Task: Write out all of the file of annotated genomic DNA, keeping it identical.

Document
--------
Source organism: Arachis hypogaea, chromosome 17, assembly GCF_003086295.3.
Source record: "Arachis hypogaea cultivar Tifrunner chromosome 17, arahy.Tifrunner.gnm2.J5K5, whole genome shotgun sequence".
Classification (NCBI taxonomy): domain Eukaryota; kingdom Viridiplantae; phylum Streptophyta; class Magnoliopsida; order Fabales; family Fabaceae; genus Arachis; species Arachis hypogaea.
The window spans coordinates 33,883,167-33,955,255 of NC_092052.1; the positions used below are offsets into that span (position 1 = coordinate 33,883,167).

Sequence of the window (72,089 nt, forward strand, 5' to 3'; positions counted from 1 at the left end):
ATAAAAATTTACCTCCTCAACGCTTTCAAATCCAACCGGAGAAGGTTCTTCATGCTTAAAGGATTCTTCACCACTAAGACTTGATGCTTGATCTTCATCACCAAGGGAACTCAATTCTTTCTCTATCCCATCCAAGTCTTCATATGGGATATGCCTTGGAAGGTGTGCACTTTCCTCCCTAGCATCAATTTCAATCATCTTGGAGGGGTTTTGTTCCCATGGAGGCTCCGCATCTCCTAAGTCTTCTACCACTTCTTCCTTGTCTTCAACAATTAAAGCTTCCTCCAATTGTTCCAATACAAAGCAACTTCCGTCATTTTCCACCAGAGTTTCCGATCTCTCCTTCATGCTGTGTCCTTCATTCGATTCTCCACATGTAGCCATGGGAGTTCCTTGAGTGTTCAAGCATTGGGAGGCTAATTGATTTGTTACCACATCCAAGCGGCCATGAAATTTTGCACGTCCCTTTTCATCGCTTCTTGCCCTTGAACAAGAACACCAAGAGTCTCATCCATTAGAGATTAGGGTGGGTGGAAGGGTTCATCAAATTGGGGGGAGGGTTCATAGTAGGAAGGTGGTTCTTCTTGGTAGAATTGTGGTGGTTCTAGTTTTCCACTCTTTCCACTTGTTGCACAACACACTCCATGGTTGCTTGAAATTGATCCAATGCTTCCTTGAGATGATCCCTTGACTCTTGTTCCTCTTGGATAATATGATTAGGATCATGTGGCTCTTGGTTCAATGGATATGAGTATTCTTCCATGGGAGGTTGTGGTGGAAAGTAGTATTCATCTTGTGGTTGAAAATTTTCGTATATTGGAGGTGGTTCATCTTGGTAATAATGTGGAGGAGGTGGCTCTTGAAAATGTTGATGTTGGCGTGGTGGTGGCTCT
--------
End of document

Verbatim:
Source organism: Arachis hypogaea, chromosome 17, assembly GCF_003086295.3.
Source record: "Arachis hypogaea cultivar Tifrunner chromosome 17, arahy.Tifrunner.gnm2.J5K5, whole genome shotgun sequence".
Classification (NCBI taxonomy): domain Eukaryota; kingdom Viridiplantae; phylum Streptophyta; class Magnoliopsida; order Fabales; family Fabaceae; genus Arachis; species Arachis hypogaea.
The window spans coordinates 33,883,167-33,955,255 of NC_092052.1; the positions used below are offsets into that span (position 1 = coordinate 33,883,167).

Sequence of the window (72,089 nt, forward strand, 5' to 3'; positions counted from 1 at the left end):
ATAAAAATTTACCTCCTCAACGCTTTCAAATCCAACCGGAGAAGGTTCTTCATGCTTAAAGGATTCTTCACCACTAAGACTTGATGCTTGATCTTCATCACCAAGGGAACTCAATTCTTTCTCTATCCCATCCAAGTCTTCATATGGGATATGCCTTGGAAGGTGTGCACTTTCCTCCCTAGCATCAATTTCAATCATCTTGGAGGGGTTTTGTTCCCATGGAGGCTCCGCATCTCCTAAGTCTTCTACCACTTCTTCCTTGTCTTCAACAATTAAAGCTTCCTCCAATTGTTCCAATACAAAGCAACTTCCGTCATTTTCCACCAGAGTTTCCGATCTCTCCTTCATGCTGTGTCCTTCATTCGATTCTCCACATGTAGCCATGGGAGTTCCTTGAGTGTTCAAGCATTGGGAGGCTAATTGATTTGTTACCACATCCAAGCGGCCATGAAATTTTGCACGTCCCTTTTCATCGCTTCTTGCCCTTGAACAAGAACACCAAGAGTCTCATCCATTAGAGATTAGGGTGGGTGGAAGGGTTCATCAAATTGGGGGGAGGGTTCATAGTAGGAAGGTGGTTCTTCTTGGTAGAATTGTGGTGGTTCTAGTTTTCCACTCTTTCCACTTGTTGCACAACACACTCCATGGTTGCTTGAAATTGATCCAATGCTTCCTTGAGATGATCCCTTGACTCTTGTTCCTCTTGGATAATATGATTAGGATCATGTGGCTCTTGGTTCAATGGATATGAGTATTCTTCCATGGGAGGTTGTGGTGGAAAGTAGTATTCATCTTGTGGTTGAAAATTTTCGTATATTGGAGGTGGTTCATCTTGGTAATAATGTGGAGGAGGTGGCTCTTGAAAATGTTGATGTTGGCGTGGTGGTGGCTCT